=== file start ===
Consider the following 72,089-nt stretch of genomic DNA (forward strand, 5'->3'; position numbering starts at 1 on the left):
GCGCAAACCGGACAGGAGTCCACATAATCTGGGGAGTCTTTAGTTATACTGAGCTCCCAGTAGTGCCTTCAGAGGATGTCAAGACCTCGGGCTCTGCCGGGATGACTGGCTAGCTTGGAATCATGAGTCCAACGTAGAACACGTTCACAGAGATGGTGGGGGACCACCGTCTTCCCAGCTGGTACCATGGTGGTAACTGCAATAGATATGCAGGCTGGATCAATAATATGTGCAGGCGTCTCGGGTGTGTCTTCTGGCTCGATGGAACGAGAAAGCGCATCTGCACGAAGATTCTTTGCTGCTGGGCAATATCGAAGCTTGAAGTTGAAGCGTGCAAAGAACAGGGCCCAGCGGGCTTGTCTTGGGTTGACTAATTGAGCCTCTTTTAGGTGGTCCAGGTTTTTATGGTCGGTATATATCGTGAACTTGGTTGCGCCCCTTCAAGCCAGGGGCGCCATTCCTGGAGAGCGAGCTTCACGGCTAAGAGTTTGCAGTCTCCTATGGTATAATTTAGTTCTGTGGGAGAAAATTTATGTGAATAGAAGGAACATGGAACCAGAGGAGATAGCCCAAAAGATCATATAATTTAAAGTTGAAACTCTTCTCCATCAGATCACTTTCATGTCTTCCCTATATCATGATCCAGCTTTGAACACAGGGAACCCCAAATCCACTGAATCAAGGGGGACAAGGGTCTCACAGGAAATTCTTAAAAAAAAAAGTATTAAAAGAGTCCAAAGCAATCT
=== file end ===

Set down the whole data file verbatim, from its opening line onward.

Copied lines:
Consider the following 72,089-nt stretch of genomic DNA (forward strand, 5'->3'; position numbering starts at 1 on the left):
GCGCAAACCGGACAGGAGTCCACATAATCTGGGGAGTCTTTAGTTATACTGAGCTCCCAGTAGTGCCTTCAGAGGATGTCAAGACCTCGGGCTCTGCCGGGATGACTGGCTAGCTTGGAATCATGAGTCCAACGTAGAACACGTTCACAGAGATGGTGGGGGACCACCGTCTTCCCAGCTGGTACCATGGTGGTAACTGCAATAGATATGCAGGCTGGATCAATAATATGTGCAGGCGTCTCGGGTGTGTCTTCTGGCTCGATGGAACGAGAAAGCGCATCTGCACGAAGATTCTTTGCTGCTGGGCAATATCGAAGCTTGAAGTTGAAGCGTGCAAAGAACAGGGCCCAGCGGGCTTGTCTTGGGTTGACTAATTGAGCCTCTTTTAGGTGGTCCAGGTTTTTATGGTCGGTATATATCGTGAACTTGGTTGCGCCCCTTCAAGCCAGGGGCGCCATTCCTGGAGAGCGAGCTTCACGGCTAAGAGTTTGCAGTCTCCTATGGTATAATTTAGTTCTGTGGGAGAAAATTTATGTGAATAGAAGGAACATGGAACCAGAGGAGATAGCCCAAAAGATCATATAATTTAAAGTTGAAACTCTTCTCCATCAGATCACTTTCATGTCTTCCCTATATCATGATCCAGCTTTGAACACAGGGAACCCCAAATCCACTGAATCAAGGGGGACAAGGGTCTCACAGGAAATTCTTAAAAAAAAAAGTATTAAAAGAGTCCAAAGCAATCT